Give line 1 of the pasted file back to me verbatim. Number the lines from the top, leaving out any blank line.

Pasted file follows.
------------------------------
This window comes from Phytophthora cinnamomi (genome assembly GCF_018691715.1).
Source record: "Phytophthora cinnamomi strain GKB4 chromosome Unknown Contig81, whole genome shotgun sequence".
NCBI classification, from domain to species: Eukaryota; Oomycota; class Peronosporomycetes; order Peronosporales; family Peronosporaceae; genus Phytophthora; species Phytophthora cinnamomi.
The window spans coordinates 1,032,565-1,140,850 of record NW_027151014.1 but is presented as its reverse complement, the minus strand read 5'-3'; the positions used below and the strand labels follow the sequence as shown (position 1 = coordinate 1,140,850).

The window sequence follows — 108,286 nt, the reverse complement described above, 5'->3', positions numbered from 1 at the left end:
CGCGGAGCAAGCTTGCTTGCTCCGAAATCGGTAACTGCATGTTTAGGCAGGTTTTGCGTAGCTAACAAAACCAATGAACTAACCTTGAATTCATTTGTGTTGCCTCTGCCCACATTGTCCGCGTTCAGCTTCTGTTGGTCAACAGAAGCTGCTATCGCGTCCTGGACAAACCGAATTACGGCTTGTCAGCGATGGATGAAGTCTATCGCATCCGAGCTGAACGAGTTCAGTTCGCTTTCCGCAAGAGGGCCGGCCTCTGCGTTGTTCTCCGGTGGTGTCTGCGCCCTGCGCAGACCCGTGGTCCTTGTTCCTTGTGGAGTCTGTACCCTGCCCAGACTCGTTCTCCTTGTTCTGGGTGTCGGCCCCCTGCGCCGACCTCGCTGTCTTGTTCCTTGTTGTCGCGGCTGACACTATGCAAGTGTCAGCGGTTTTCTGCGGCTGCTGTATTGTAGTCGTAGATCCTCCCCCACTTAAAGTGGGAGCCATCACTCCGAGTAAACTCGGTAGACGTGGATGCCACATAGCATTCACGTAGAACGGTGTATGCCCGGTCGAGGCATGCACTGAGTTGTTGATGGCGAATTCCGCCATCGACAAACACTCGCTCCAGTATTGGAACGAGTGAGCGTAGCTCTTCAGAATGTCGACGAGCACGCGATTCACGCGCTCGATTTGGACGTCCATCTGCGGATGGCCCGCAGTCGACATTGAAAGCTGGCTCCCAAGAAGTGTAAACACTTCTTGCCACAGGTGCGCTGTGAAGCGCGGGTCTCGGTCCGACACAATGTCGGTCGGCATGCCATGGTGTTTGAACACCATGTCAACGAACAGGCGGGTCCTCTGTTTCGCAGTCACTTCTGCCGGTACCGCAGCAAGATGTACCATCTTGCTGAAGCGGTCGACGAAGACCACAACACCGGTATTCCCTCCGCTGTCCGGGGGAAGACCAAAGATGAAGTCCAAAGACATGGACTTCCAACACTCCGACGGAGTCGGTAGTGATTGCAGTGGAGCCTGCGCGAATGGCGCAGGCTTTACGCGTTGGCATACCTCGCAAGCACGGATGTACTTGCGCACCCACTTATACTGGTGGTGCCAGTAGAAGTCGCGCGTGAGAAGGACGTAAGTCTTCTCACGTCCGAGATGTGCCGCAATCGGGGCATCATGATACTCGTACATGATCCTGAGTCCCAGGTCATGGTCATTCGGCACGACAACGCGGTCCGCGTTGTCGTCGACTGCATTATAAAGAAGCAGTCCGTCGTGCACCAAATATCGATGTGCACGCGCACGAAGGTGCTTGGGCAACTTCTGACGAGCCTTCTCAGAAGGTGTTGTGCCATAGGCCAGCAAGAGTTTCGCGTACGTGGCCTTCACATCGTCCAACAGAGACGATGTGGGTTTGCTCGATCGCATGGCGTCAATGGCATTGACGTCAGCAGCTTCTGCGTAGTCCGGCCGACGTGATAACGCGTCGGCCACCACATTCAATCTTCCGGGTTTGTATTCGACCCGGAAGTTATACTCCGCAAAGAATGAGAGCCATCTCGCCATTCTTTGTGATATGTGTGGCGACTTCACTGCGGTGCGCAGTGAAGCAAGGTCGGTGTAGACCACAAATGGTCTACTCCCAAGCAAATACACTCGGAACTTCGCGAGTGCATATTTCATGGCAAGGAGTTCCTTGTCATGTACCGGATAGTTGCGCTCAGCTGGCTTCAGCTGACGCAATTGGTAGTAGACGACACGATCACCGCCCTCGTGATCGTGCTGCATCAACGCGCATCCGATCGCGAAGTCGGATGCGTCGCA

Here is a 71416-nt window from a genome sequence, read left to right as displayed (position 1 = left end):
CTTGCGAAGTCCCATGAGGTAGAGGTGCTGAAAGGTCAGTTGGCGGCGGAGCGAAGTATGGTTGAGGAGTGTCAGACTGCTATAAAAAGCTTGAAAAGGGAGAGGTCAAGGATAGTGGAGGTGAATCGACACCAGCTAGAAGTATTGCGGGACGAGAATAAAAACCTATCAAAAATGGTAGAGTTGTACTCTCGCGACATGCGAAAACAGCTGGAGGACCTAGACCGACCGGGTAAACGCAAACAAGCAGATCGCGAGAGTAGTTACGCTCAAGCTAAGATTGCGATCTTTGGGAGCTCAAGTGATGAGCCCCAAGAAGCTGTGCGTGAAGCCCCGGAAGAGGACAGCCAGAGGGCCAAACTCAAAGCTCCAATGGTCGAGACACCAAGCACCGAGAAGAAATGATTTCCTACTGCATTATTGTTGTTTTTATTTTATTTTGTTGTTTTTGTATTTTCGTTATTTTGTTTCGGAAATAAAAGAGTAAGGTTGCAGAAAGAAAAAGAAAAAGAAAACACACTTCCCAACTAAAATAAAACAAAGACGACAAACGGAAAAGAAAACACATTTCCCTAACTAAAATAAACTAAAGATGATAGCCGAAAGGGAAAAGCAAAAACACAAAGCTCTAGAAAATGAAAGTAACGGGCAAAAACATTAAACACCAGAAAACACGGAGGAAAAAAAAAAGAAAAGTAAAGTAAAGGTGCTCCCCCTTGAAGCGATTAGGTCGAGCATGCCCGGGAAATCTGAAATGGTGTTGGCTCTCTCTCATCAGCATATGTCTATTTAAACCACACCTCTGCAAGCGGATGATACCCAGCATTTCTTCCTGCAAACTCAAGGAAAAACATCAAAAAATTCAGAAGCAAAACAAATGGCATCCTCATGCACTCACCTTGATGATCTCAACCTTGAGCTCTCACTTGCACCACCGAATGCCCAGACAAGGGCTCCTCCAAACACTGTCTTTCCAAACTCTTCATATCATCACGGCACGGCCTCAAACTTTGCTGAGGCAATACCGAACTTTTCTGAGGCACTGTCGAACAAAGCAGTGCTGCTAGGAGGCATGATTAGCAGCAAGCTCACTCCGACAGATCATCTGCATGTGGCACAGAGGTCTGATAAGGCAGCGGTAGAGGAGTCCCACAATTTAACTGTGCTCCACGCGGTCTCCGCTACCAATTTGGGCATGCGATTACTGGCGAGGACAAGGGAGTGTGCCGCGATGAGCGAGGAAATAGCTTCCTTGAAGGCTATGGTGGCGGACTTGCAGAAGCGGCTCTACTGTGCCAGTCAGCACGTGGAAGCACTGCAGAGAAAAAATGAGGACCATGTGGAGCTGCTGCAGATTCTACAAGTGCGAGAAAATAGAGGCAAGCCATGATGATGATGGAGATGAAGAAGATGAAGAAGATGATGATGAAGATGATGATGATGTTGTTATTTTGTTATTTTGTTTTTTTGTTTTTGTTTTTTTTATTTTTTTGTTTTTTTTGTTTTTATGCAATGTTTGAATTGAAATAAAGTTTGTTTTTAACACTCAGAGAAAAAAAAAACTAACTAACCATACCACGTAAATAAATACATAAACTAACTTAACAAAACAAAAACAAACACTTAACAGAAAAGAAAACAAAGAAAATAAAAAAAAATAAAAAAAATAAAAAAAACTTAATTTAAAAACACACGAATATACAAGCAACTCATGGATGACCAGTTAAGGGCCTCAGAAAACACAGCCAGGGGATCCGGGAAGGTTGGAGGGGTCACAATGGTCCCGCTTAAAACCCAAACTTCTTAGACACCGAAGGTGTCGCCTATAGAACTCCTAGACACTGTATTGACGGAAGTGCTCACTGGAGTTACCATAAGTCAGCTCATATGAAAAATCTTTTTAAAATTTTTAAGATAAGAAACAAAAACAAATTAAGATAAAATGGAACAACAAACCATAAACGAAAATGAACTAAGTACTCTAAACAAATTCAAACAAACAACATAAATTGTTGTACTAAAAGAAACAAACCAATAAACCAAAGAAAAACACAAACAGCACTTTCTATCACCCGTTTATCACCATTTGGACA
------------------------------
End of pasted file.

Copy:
This window comes from Phytophthora cinnamomi (genome assembly GCF_018691715.1).